Governor Noem and Attorney General Ravnsborg do not contest Plaintiffs' standing in this case. The Court will address, however, why standing is appropriate against those defendants because Article III standing to bring a First Amendment free speech challenge is "an inescapable threshold question, " Advantage Media, L.L.C. v. Eden Prairie, 456 F.3d 793, 799 (8th Cir. 2006), and it "requires a showing that each defendant caused [the plaintiffs] injury and that an order of the court against each defendant could redress the injury." Calzone v. Hawley, 866 F.3d 866, 869 (8th Cir. 2017); see Lujan v. Defenders of Wildlife, 504 U.S. 556, 560 (1992) (a plaintiff must establish "a causal connection between the injury and the conduct complained of-the injury has to be fairly traceable to the challenged action of the defendant, and not the result of the independent action of some third party not before the court.").

         In the Order granting Defendant Kevin Thorn's Motion to Dismiss, the Court determined that Plaintiffs have alleged an injury in fact that meets the first requirement of standing. For the following reasons, Plaintiffs also meet the causation and redressability requirements as to Governor Noem and Attorney General Ravnsborg.

         "[W]hen a plaintiff brings apre-enforcement challenge to the constitutionality of a particular statutory provision, the causation element of standing requires the named defendants to possess authority to enforce the complained-of provision." Calzone, 866 F.3d at 869 (citing Dig. Recognition Network, Inc. v. Hutchinson, 803 F.3d 952, 957-58 (8th Cir. 2015)). Whether a defendant possesses enforcement authority sufficient for standing purposes turns on whether he or she has "some connection with the enforcement of [the] state law." Dig. Recognition Network, 803 F.3d at 957 (citation and quotation marks omitted), In Citizens for Equal Protection v. Bruning, 455 F.3d 859 (8th Cir. 2006), the plaintiffs challenged a state constitutional amendment stating that only marriage "between a man and a woman" was valid. The Eighth Circuit concluded that the Nebraska Attorney General's and Governor's broad power to enforce Nebraska's constitution and statutes was a sufficient basis to satisfy causation and redressability elements of standing. Id. at 864. The Eighth Circuit concluded that injunctive relief restraining the Attorney General and the Governor from enforcing the statute would redress at least part of the Plaintiffs' alleged injury. See Id . Thus the "case or controversy requirement of Article EI" was satisfied. Id.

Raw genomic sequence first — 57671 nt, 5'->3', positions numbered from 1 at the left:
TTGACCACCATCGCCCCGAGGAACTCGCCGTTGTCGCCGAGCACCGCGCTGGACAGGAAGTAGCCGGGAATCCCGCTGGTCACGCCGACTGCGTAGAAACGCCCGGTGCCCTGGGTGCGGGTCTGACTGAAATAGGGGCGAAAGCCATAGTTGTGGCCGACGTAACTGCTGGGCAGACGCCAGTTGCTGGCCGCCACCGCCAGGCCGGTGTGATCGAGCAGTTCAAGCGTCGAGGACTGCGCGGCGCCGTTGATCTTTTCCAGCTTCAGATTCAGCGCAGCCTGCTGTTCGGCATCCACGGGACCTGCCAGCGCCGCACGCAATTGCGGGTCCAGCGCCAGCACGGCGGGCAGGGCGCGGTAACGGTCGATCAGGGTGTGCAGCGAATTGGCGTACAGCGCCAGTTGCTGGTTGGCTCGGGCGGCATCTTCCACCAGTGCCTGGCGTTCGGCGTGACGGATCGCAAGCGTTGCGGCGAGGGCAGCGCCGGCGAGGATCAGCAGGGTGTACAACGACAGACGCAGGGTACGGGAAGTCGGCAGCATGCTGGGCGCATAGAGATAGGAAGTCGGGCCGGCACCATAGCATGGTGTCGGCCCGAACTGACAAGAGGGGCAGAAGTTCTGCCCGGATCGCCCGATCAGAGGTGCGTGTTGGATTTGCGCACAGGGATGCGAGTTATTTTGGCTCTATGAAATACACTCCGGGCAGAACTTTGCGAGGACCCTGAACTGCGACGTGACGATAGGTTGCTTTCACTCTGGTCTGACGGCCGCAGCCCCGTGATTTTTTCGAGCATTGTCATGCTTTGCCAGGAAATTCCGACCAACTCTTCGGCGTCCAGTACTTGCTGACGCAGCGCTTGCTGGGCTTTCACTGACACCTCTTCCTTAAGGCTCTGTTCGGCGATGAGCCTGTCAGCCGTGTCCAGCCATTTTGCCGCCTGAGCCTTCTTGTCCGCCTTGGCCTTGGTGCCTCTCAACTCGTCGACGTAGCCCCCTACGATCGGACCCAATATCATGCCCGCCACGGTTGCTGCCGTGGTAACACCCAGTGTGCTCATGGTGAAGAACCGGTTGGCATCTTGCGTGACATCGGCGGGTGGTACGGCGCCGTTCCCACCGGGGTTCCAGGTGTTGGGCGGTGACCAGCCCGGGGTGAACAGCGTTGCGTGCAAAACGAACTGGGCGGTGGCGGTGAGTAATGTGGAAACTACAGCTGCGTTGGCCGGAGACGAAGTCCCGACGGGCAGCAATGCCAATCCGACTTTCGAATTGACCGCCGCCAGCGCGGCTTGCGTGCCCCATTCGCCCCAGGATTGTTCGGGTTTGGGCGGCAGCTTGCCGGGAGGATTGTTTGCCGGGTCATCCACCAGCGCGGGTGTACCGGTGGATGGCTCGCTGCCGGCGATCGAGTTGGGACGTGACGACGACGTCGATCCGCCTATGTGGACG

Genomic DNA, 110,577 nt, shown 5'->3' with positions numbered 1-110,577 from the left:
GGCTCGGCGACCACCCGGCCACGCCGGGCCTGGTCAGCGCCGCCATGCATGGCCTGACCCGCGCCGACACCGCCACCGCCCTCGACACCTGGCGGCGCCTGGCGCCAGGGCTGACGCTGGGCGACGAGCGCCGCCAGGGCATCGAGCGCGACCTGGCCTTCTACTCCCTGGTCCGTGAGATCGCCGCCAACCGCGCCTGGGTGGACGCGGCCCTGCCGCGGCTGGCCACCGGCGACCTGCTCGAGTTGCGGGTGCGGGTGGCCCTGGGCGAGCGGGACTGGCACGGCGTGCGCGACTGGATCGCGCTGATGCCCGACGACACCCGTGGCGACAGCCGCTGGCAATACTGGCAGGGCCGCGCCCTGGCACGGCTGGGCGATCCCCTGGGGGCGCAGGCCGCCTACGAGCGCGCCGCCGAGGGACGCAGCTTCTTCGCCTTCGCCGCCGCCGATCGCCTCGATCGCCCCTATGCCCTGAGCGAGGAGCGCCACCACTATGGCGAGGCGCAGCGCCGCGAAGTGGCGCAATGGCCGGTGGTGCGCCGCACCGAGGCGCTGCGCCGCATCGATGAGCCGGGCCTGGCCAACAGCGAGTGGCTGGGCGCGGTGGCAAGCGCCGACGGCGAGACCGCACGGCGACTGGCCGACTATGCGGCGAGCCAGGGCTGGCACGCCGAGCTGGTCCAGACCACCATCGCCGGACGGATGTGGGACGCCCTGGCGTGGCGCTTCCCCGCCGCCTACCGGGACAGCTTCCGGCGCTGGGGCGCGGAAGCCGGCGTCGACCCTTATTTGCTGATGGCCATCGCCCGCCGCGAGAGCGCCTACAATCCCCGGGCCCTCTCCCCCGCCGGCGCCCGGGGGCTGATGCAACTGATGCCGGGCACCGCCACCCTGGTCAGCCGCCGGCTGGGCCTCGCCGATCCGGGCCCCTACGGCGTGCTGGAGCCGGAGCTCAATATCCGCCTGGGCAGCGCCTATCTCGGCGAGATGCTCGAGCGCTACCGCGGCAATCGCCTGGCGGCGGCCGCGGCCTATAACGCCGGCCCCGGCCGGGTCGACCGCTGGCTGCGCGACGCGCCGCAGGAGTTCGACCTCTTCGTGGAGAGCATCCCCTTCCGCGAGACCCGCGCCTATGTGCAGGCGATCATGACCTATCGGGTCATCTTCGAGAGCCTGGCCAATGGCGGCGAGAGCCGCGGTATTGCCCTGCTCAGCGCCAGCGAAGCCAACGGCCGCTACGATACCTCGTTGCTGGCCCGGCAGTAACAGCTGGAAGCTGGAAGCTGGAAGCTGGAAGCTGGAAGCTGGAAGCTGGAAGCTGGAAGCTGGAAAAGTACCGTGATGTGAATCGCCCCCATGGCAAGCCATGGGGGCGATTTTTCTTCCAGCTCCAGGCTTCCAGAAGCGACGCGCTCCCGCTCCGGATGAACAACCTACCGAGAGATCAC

Similarly, the Court concludes in this case that the general enforcement powers of the South Dakota Attorney General and Governor[1] meet the causation and redressability requirements, and Plaintiffs have standing to assert their claims for injunctive relief against Governor Noem and Attorney General Ravnsborg.

         DISCUSSION

         The 2019 riot boosting statutes are additions to Chapter 20-9 of South Dakota Codified Laws. Chapter 20-9 is entitled "Liability for Torts." Senate Bill 189 is now codified as SDCL § 20-9-53 through SDCL § 20-9-57. These civil law additions borrow heavily from the felony riot statutes in Chapter 22-10, entitled "Riot and Unlawful Assembly."

         For purposes of this analysis, protected speech can be speech and other expressive activity including money or other material contributions as well as statements of support by speech or written word including ads, e-mail, texts and personal participation in protest. A person's support of a cause can be protected speech and also protected by the right of assembly in the First Amendment.